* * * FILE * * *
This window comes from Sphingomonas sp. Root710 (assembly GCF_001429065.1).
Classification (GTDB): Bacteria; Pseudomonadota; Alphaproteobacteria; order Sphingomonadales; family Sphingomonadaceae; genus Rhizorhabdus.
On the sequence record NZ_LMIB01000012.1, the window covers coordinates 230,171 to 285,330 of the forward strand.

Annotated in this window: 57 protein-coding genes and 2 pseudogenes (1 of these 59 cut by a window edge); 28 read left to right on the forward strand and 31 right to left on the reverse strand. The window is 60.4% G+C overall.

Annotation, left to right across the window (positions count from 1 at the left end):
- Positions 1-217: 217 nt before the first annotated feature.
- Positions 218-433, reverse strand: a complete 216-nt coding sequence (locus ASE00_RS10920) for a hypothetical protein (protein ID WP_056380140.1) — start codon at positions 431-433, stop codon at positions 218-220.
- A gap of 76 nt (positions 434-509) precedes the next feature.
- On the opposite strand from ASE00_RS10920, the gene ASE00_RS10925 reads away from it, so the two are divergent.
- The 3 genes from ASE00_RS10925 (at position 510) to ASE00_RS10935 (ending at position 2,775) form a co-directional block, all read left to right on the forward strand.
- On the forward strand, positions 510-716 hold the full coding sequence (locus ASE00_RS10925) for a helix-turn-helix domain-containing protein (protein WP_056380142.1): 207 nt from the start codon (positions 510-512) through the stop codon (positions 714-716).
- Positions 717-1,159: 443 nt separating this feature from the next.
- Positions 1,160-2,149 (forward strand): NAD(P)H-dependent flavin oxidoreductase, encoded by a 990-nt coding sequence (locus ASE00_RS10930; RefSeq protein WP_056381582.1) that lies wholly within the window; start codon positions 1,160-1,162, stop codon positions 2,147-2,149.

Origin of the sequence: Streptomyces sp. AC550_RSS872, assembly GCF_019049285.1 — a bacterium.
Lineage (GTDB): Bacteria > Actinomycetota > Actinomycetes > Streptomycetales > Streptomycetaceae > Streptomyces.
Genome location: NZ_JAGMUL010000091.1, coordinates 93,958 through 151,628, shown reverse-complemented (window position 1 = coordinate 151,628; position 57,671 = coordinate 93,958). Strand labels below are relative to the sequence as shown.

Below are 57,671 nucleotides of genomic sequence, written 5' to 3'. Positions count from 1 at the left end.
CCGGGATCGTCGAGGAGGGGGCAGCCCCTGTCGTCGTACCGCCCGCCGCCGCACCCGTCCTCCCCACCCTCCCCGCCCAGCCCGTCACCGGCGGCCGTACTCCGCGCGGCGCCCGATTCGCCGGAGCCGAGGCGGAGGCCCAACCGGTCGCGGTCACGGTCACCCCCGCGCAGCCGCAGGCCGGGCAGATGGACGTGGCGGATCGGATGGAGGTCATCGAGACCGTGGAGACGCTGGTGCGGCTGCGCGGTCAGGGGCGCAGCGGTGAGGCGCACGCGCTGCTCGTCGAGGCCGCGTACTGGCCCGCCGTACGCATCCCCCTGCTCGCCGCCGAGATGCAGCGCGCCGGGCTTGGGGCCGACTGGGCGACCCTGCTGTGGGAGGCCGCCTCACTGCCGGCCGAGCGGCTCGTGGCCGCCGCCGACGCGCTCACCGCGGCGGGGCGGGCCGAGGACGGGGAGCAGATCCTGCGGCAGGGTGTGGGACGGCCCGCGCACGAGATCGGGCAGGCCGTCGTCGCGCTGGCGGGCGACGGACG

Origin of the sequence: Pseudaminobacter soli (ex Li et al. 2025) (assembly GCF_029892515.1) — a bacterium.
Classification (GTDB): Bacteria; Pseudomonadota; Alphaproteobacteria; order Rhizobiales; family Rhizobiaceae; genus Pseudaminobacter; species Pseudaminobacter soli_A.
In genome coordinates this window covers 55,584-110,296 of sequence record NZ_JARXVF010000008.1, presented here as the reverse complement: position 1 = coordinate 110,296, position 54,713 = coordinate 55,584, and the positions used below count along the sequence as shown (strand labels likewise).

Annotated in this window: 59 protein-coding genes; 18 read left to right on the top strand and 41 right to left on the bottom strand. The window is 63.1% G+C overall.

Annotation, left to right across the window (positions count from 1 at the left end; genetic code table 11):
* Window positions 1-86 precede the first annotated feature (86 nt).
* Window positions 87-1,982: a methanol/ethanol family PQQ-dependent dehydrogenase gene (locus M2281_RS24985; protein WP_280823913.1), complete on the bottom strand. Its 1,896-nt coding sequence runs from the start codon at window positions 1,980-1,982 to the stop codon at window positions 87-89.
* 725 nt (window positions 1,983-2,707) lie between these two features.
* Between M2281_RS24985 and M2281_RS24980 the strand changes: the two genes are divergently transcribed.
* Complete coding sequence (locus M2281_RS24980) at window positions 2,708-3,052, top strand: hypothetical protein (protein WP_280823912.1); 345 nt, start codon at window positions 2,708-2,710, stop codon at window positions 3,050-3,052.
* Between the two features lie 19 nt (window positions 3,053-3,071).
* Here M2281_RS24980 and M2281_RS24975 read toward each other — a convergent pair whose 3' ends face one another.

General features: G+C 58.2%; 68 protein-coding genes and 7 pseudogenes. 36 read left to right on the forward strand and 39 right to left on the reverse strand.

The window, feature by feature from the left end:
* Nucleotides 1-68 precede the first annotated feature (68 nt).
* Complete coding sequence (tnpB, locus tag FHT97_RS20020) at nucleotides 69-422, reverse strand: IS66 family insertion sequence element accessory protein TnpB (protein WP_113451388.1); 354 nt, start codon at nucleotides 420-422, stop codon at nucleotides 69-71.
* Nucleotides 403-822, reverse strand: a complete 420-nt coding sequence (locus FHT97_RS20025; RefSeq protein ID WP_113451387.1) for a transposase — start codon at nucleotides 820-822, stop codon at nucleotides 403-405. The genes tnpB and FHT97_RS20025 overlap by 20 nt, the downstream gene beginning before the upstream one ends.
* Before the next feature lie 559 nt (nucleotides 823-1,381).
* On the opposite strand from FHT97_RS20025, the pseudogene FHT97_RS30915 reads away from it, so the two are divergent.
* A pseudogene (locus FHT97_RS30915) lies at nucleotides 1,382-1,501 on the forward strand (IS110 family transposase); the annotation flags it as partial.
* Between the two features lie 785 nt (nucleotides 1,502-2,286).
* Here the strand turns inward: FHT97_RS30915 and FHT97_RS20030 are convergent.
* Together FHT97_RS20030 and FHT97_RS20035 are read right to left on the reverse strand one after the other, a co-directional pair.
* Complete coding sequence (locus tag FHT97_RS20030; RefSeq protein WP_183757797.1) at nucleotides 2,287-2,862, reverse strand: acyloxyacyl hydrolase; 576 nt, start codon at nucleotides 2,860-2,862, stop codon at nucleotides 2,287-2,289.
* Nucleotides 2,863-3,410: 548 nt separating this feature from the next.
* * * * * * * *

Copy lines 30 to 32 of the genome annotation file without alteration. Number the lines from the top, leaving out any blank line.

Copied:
* Here M2281_RS24980 and M2281_RS24975 read toward each other — a convergent pair whose 3' ends face one another.

General features: G+C 58.2%; 68 protein-coding genes and 7 pseudogenes. 36 read left to right on the forward strand and 39 right to left on the reverse strand.

The window, feature by feature from the left end: